by Matt Hershberger for USA TODAY 10Best

Your Christmas pickle ornament is based on a lie

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A lot of German-American families have Christmas pickles. The tradition varies, but it usually looks like this.

St. Nick (or someone in the family) hides the pickle on Christmas Eve, and the first to find it either gets an extra present, the right to open the first present, or good luck for a year.

The tradition is known as Weihnachtsgurke, which literally translates to "Christmas Eve Cucumber.” There are a few origin stories, too.

One claims that two Spanish children were murdered, their bodies hidden in a pickle barrel. St. Nick came along, tapped on the barrel with his cane, and the kids miraculously came back to life.

Another claims that a German immigrant and prisoner of war in the Andersonville camp asked a Confederate guard to give him a pickle. The guard obliged, and the man made a recovery from near death.

There's a teeny little problem with all of these stories, though: no one in Germany seems to have ever heard of them. Or, if they have, they've heard about them from Americans.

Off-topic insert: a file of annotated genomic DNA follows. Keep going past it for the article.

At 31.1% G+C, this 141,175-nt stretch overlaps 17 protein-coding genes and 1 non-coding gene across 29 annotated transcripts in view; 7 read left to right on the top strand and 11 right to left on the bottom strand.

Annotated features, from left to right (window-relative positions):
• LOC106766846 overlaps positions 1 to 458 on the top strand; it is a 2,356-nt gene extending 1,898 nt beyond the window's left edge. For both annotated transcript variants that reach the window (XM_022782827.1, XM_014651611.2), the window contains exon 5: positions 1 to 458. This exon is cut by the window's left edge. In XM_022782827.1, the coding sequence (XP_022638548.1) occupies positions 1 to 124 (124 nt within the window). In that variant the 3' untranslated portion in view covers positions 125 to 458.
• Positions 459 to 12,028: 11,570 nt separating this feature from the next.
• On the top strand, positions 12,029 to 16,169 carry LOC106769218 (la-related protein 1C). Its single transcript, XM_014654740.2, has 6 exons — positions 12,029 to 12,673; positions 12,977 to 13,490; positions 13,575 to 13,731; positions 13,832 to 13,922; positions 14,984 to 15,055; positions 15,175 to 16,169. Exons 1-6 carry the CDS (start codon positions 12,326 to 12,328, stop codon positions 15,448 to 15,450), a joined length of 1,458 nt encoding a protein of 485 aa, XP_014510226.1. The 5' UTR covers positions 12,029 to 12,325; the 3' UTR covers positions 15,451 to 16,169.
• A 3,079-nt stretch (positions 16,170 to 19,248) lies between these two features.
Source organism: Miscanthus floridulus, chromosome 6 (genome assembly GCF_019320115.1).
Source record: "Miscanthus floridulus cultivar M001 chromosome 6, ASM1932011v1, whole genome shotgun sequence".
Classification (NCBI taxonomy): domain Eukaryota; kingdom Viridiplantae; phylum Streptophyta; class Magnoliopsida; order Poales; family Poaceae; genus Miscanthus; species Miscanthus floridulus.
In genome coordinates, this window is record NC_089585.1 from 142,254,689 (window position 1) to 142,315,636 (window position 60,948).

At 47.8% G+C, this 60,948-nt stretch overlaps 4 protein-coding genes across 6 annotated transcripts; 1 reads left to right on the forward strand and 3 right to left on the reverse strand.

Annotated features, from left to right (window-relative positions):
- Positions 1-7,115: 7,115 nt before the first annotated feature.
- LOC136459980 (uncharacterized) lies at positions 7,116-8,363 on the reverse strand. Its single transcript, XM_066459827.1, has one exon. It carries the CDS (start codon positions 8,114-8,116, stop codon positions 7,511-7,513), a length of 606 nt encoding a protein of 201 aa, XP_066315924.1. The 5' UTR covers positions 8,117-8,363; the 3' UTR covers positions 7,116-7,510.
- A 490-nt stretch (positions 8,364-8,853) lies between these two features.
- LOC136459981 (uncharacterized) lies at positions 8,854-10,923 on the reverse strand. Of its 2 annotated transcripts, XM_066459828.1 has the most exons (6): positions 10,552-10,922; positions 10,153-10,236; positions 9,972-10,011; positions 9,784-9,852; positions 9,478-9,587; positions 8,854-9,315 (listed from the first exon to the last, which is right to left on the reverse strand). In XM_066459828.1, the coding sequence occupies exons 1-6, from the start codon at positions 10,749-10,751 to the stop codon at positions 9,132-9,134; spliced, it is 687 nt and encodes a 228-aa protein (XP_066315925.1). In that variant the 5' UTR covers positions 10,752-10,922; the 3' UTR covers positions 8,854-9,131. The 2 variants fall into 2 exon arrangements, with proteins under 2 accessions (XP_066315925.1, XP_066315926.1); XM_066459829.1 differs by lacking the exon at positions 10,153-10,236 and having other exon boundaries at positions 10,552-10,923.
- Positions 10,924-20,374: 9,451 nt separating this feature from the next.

And in Germany, St. Nick comes much earlier in the month, so the pickle would have been long found by the time Weihnacht rolled around.

It doesn't appear that in Germany there is such a thing as the German Christmas Pickle at all. So where did it come from?

Woolworth's, the great five-and-dime store, started importing German-made glass-blown Christmas ornaments into the United States in the 1880s.

It’s possible that pickles simply didn't sell as well as other ornaments, on account of their color being roughly the same as that of an evergreen Christmas tree.

What seems to have happened is that someone, possibly at Woolworth's, saw the surplus of pickle ornaments, noticed that they were being shipped from Germany, and made up a story.

They attached to the pickles a card explaining this "ancient German tradition," and the legend took off. (Pickle ornaments today still have these cards attached, explaining the "German tradition.”)

Some German-Americans will be a bit disillusioned to hear that their ancient homeland tradition was actually a marketing scheme invented in the midst of an 1880s pickle ornament surplus.

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